The Green Party has been flushed out of power in Brighton and Hove, losing more than half its seats on the south coast council. Labour now have the largest group on the council with 23 seats, but are five short of an overall majority. The Green party has 11, down from 23.
The Conservative party picked up the remaining 20 seats on the council to become the second largest group, again illustrating the rainbow characteristics of a city which returned one Conservative, one Labour and one Green Party MP to Westminster on Thursday.
The far left Greens have been a source of much ridicule over the last four years thanks to ill thought through and in some cases downright barmy policies. Amongst them: a proposed referendum to raise council tax by 4.75 percent which would have cost ¬£900,000 to administer, a figure which would have gone most of the way to plugging the funding gap the Greens claimed to be dealing with.
Some of the more colourful proposals ‚Äì traffic calming sheep is a local favourite ‚Äì sadly never got off the ground.
Incoherence plagued the administration. Unworkable recycling policies which, amongst other things, threatened ¬£50,000 fines for putting paper in the plastics box saw the council slip almost to the bottom of the league tables for recycling nationally.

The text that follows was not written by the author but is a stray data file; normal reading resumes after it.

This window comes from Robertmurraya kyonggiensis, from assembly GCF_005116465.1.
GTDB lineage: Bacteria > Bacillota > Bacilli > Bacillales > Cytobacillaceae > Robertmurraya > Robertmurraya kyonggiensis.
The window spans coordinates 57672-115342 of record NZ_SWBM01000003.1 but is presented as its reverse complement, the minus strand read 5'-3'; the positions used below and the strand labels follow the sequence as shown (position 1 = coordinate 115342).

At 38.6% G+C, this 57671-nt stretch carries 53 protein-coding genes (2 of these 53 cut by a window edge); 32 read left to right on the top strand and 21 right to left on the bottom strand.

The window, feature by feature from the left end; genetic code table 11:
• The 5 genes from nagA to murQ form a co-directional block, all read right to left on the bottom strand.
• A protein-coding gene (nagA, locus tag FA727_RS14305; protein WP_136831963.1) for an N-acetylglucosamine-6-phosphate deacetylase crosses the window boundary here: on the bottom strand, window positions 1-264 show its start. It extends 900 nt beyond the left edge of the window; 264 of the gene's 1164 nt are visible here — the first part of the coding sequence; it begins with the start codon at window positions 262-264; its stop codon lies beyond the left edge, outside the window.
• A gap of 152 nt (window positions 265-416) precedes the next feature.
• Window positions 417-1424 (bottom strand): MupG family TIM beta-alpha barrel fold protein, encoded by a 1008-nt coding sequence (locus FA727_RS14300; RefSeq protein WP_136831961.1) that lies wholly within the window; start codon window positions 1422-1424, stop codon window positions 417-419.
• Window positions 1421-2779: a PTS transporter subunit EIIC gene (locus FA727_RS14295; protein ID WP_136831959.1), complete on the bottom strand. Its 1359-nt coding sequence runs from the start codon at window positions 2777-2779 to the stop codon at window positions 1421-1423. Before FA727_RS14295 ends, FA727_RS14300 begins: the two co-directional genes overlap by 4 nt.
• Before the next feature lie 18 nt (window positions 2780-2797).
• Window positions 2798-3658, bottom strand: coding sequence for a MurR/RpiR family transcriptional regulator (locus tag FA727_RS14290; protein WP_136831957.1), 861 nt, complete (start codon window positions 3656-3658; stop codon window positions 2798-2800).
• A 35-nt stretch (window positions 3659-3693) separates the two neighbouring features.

An obsession with minor detail also caused derision, such as the “meat free Mondays” rolled out across all council canteens which alienated manual workers, including the town’s bin men. Plans to relieve traffic congestion at a notorious roundabout had to be completely re-written at great expense in order to save a beloved elm tree. Transgender toilets and the ability to tick “Mx” on council forms were introduced, taking up the council’s time and money.
And then, in typical socialist fashion they managed to create Brighton’s very own winter of discontent by provoking a prolonged strike by bin men which saw seagulls feasting on the rubbish piling high in the streets.
While the administration, led by the improbably named council leader Jason Kitcat fought with the men over so-called Spanish practices which saw some of the workers pocketing ¬£50,000 a year salaries, his Green opponents, the ‘watermelons’ (green on the outside, red on the inside) led by gay activist Phelim MacCafferty actually lined up on the picket line with the bin men.